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The Digiscoping and DSLR Bird photography Resource. Your Guide to Buying Old Film Cameras. With the boom in digital cameras, used film equipment has been dropping in price and increasing in availability.
Many people switch over to digital and decide to get rid of their old film stuff that they’ll probably never use again. This is good news for anybody wanting to get into film — cameras and lenses are insanely cheap (though, not the ones shown in this first photo!). The cheap old film cameras are fun to use and great to experiment with. If you currently use a digital camera with all the bells and whistles, I’d suggest looking into a fully manual film camera from the 50′s, 60′s, or 70′s. There’s a huge selection of these cameras out there, and most of them are still in great working condition. Here are some things to think about when looking for a new used camera.
Before you start looking for that old film camera, you should probably have an idea of what you’re looking for. One way to start refining your selection is to choose a type of camera. Ken Rockwell. I AM Nikon. My Interest in Photography and My Camera Equipment. I first got into photography at the age of 12 in 1962 when I was introduced to the subject by a teacher at school who ran a photographic society.
I can't remember receiving too much instruction but a group of us got together and tried B&W development in the school's dark room. I was hooked from the word go, what a magical process! I can't now recall the first camera that I used but I guess that it was a Kodak Brownie 127 borrowed from my parents, as I still have some dreadful 127 negatives and remember the name Brownie. Clearly I needed to buy a better camera. A friend's uncle was a keen amateur photographer and he passed on the intelligence that the Halina Paulette 35mm camera was a good starting point for people on a very limited budget, so one came my way.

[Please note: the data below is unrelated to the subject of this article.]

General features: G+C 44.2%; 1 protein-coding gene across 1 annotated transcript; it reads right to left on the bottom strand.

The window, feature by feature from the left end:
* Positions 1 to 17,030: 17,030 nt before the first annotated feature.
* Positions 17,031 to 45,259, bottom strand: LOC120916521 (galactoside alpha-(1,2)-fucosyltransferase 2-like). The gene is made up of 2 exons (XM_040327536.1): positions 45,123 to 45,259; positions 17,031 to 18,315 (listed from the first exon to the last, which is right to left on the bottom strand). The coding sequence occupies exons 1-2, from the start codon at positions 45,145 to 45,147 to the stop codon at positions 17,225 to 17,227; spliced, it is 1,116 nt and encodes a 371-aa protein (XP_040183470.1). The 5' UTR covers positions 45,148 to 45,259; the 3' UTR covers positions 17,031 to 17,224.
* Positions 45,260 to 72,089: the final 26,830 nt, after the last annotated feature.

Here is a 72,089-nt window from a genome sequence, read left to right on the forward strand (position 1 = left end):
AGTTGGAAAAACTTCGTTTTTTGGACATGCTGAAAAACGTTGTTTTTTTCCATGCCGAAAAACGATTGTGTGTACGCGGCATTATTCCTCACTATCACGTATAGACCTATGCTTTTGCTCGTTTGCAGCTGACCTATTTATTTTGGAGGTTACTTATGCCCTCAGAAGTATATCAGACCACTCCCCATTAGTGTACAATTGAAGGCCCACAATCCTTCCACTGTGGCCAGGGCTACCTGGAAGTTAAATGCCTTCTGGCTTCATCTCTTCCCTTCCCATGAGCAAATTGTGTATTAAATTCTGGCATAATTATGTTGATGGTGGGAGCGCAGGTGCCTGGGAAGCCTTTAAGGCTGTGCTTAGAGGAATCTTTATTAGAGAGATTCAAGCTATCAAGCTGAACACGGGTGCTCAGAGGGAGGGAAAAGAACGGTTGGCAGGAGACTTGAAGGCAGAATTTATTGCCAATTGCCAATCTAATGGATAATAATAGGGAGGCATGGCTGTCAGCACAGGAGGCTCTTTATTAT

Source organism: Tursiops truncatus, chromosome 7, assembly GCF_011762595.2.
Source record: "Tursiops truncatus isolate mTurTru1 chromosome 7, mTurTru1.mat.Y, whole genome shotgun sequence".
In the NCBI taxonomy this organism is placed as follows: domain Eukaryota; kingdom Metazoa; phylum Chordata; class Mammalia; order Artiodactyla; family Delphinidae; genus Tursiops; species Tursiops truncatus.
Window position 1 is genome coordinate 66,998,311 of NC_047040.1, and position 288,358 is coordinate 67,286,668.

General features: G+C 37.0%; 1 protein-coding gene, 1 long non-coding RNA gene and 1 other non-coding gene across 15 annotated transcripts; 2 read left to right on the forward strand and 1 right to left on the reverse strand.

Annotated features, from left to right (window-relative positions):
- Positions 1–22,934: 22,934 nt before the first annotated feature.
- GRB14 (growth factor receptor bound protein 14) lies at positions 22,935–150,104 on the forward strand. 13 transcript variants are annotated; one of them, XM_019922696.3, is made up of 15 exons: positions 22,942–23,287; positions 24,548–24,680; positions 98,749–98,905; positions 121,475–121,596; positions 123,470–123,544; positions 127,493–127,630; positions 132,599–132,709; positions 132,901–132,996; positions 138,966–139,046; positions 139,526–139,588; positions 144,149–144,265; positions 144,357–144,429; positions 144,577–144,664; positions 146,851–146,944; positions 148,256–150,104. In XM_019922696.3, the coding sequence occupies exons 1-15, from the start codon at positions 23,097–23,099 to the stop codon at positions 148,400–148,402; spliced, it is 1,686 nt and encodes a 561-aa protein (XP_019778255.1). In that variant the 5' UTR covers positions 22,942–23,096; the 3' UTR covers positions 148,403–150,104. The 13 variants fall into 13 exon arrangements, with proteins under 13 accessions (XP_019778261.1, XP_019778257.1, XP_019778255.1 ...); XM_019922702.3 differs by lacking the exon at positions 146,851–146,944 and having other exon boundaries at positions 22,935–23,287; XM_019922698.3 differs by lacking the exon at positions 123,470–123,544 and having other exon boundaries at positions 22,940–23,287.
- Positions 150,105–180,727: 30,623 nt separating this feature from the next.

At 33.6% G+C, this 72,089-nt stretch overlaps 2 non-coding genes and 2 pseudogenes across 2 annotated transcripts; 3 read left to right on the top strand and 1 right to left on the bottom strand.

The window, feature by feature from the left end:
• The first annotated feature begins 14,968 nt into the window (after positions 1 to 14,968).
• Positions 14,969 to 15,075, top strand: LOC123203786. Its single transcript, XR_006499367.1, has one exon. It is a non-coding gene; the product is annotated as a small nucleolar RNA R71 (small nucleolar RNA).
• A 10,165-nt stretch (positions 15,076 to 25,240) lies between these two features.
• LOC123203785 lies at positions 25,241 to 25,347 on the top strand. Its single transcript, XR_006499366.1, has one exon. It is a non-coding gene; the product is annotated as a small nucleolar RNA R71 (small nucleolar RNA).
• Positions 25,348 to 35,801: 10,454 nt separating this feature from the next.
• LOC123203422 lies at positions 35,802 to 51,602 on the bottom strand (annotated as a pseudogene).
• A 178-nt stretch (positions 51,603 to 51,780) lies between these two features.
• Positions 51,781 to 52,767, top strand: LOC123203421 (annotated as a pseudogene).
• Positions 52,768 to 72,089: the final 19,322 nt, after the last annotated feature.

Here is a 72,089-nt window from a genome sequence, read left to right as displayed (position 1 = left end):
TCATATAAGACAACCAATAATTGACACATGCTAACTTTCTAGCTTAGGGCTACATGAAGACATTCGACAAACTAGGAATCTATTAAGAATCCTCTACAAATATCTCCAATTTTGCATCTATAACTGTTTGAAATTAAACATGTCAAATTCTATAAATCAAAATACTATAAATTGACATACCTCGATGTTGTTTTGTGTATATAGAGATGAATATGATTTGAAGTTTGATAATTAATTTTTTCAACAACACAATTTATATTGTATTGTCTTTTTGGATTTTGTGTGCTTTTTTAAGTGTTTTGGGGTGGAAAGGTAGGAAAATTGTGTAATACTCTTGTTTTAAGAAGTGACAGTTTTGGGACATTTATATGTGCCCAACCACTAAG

Later, while still at school, I started work as a barman at a local working man's club and that enabled me to save up for a single lens reflex (SLR) camera. How do I find the 20D? Why have such an assortment of cameras? FILMO MOVIE CAMERA 1930'S. Vintage Bell & Howell "FILMO Sportster" MOVIE CAMERA, 1930's This old 1930's Bell And Howell Filmo Movie camera was really really small for it's time period.
As you can see, it had adjustments for weather and lighting conditions. This camera was also know as the "Double Run Eight. " It was a popular camera for private-eyes in the early days of obtaining surveillance footage because of it's really small size. If you had one, you had a world wonder of cameras in it's era. Check Out What's New In Investigative Gear Review Current State-Of-The-Art Spy Cameras Review Current State-Of-The-Art Covert Video From The Ralph D. Main Investigative Gear And Equipment Menu Main Book, Manual And Investigative Training Subjects Menu Return To The Spy And PI Vintage Pages Copyright: 2006, Thomas Investigative Publications, Inc.